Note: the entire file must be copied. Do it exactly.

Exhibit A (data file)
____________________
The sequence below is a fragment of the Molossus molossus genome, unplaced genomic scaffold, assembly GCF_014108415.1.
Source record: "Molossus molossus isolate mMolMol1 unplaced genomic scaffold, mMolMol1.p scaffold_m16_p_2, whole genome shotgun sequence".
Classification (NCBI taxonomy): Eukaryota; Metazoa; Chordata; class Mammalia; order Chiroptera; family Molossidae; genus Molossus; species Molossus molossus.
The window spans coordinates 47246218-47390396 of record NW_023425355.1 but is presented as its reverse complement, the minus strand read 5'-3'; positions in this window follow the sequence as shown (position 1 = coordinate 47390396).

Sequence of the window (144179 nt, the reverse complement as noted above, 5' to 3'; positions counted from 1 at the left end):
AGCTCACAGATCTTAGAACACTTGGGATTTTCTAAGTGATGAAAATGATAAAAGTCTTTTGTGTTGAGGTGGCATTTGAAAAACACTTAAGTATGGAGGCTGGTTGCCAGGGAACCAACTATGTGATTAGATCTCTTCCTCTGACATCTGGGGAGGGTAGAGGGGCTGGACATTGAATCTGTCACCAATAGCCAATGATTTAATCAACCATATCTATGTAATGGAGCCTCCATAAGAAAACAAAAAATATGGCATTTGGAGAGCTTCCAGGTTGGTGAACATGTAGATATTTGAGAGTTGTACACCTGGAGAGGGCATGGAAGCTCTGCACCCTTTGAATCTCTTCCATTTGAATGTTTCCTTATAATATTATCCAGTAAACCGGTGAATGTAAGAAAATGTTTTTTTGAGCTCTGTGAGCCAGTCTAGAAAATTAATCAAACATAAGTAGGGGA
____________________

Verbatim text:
The sequence below is a fragment of the Molossus molossus genome, unplaced genomic scaffold, assembly GCF_014108415.1.
Source record: "Molossus molossus isolate mMolMol1 unplaced genomic scaffold, mMolMol1.p scaffold_m16_p_2, whole genome shotgun sequence".
Classification (NCBI taxonomy): Eukaryota; Metazoa; Chordata; class Mammalia; order Chiroptera; family Molossidae; genus Molossus; species Molossus molossus.
The window spans coordinates 47246218-47390396 of record NW_023425355.1 but is presented as its reverse complement, the minus strand read 5'-3'; positions in this window follow the sequence as shown (position 1 = coordinate 47390396).

Sequence of the window (144179 nt, the reverse complement as noted above, 5' to 3'; positions counted from 1 at the left end):
AGCTCACAGATCTTAGAACACTTGGGATTTTCTAAGTGATGAAAATGATAAAAGTCTTTTGTGTTGAGGTGGCATTTGAAAAACACTTAAGTATGGAGGCTGGTTGCCAGGGAACCAACTATGTGATTAGATCTCTTCCTCTGACATCTGGGGAGGGTAGAGGGGCTGGACATTGAATCTGTCACCAATAGCCAATGATTTAATCAACCATATCTATGTAATGGAGCCTCCATAAGAAAACAAAAAATATGGCATTTGGAGAGCTTCCAGGTTGGTGAACATGTAGATATTTGAGAGTTGTACACCTGGAGAGGGCATGGAAGCTCTGCACCCTTTGAATCTCTTCCATTTGAATGTTTCCTTATAATATTATCCAGTAAACCGGTGAATGTAAGAAAATGTTTTTTTGAGCTCTGTGAGCCAGTCTAGAAAATTAATCAAACATAAGTAGGGGA